A Judge Said He Would Reverse New York City’s School Budget

A judge in Manhattan said on Thursday morning that he was planning to vacate New York City’s recently adopted education budget and give City Council members the opportunity to revisit their vote.

Mayor Eric Adams’s city budget, which the City Council approved in June, proposed more than $200 million in cuts to public schools for the upcoming school year because of declines in student enrollment, although the exact amount of the cuts has been in dispute. The decrease in funding would have affected about 1,200 city public schools, or two-thirds of the system, according to an analysis by Chalkbeat, an education news site.

The judge, Justice Lyle E. Frank of the State Supreme Court, made the statement after a hearing in which a lawyer for the city and lawyers representing parents and public school teachers argued over whether the budget had been adopted through the proper procedures.

A lawsuit filed by parents and teachers contended that the Education Department had made a procedural error and violated the law when it presented the budget to the City Council before allowing the Panel for Education Policy, a governing body largely appointed by the mayor, to hold a public meeting on it and vote on it. The city delayed the public meeting and vote through an emergency declaration. Justice Frank criticized the move, which some parents and teachers said had deprived the City Council of crucial information.

A lawyer for the city, Jeffrey Dantowitz, told the judge that the Education Department’s actions had been “completely consistent” with the law and said that to revisit the budget at this point would risk plunging the city into chaos.

A lawyer for the plaintiffs, Arthur Schwartz, countered that there was no evidence that a genuine emergency had existed at the time of the declaration, saying: “That’s not comporting with the law, that’s skirting the law.”

The judge will be issuing a written order, but signaled his skepticism of the use of the emergency declaration in the hearing on Thursday, saying: “At this point it seems almost to be an end around,” and adding that such measures should only be used when there is a demonstrable emergency.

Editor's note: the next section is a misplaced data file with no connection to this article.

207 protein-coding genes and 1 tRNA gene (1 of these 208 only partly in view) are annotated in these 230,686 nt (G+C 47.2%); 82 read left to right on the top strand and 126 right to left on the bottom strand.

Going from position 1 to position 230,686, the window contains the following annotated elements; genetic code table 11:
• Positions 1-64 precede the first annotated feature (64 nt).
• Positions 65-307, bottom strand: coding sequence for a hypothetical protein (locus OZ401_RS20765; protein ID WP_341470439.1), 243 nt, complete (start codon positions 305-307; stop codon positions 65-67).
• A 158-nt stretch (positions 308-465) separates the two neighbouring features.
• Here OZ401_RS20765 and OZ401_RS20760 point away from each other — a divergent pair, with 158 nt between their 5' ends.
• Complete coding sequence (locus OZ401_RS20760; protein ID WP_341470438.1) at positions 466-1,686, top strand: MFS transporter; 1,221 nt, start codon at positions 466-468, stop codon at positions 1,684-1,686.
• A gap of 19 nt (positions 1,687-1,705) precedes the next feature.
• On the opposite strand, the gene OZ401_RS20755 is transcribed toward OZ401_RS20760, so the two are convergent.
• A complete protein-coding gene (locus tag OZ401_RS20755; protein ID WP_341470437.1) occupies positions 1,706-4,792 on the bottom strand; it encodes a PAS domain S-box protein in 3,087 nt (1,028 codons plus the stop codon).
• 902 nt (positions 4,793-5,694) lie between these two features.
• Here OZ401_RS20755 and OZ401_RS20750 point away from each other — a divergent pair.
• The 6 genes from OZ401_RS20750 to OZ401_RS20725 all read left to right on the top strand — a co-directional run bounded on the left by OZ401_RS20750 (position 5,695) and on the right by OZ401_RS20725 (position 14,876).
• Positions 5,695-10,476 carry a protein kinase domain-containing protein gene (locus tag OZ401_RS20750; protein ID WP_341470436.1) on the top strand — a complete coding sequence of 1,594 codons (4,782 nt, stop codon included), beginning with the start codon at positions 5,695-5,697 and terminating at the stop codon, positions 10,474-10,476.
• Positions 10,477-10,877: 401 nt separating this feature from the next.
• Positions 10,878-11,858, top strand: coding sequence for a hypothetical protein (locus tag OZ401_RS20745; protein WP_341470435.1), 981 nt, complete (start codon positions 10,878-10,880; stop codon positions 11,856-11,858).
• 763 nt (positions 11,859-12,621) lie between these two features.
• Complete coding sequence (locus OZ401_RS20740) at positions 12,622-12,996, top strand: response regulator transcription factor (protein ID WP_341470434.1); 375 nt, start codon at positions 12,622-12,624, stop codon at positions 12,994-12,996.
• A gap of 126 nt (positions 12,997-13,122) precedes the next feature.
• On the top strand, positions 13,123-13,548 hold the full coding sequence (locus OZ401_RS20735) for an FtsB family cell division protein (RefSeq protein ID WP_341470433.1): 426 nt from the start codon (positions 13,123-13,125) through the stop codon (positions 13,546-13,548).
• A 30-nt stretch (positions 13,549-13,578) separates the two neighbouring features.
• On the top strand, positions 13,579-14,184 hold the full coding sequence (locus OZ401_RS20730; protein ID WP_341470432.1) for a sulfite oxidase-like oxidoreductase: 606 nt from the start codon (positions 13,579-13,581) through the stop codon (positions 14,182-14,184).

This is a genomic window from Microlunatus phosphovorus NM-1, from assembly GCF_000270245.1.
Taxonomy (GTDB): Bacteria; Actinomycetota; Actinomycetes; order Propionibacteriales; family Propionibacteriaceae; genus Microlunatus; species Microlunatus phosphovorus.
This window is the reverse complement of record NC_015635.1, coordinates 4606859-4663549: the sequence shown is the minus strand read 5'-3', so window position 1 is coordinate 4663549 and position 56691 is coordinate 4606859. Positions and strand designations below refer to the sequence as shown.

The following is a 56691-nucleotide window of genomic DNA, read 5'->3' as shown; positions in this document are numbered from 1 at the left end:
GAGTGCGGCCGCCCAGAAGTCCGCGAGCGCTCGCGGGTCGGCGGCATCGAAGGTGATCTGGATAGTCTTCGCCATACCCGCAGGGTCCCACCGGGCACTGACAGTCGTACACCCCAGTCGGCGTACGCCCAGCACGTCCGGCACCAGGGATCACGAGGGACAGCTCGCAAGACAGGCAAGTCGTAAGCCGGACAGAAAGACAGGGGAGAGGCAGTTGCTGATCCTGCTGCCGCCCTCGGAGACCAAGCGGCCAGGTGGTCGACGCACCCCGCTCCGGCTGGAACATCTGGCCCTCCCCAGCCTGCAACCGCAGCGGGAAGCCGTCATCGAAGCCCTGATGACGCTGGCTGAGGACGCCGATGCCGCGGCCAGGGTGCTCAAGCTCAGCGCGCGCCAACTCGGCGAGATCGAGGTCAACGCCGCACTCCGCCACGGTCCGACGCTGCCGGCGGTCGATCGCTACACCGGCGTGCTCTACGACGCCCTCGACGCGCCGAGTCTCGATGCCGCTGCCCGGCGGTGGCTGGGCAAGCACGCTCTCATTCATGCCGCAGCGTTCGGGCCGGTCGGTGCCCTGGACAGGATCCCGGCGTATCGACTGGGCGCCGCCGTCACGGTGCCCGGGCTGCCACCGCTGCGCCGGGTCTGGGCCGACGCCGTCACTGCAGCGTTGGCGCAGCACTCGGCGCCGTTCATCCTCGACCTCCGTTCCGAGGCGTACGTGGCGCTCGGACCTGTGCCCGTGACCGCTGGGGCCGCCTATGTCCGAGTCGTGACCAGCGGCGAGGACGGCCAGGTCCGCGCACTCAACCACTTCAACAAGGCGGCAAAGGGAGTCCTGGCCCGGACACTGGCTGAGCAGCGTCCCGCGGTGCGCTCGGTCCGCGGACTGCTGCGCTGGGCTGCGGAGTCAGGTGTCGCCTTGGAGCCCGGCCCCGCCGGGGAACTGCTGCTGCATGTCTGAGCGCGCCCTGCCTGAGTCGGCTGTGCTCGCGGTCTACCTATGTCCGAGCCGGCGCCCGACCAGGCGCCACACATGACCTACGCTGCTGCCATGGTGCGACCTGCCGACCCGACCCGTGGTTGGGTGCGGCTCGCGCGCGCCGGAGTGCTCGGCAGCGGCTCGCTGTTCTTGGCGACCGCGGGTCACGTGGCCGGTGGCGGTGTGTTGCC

The judge went on to say that he would fashion an order that stripped the Education Department’s numbers from the rest of the city budget and would not affect the budgets of city agencies like the Police and Fire Departments.

While acknowledging that lawyers for the city might disagree with his decision and seek to appeal, he asked them to deliver comments to him by the end of the day that would help him craft a narrowly tailored order. Lawyers for the plaintiffs are to file their own comments tomorrow.

“I don’t want to overdo this order,” Justice Frank said. “So I ask for both sides’ input.”

On May 31, the New York City schools chancellor, David C. Banks, issued an emergency declaration requiring the immediate adoption of an estimated budget. As a result, legal papers from the parents and teachers said, City Council members were “deprived of the benefit” of the public hearing, the public comments and the vote by the Panel for Education Policy.

The plaintiffs also wrote in their legal papers that in at least 12 of the past 13 years since 2010, several chancellors have invoked similar emergencies to adopt a budget before the vote of the education panel.

This is a developing story.

Lola Fadulu contributed reporting.

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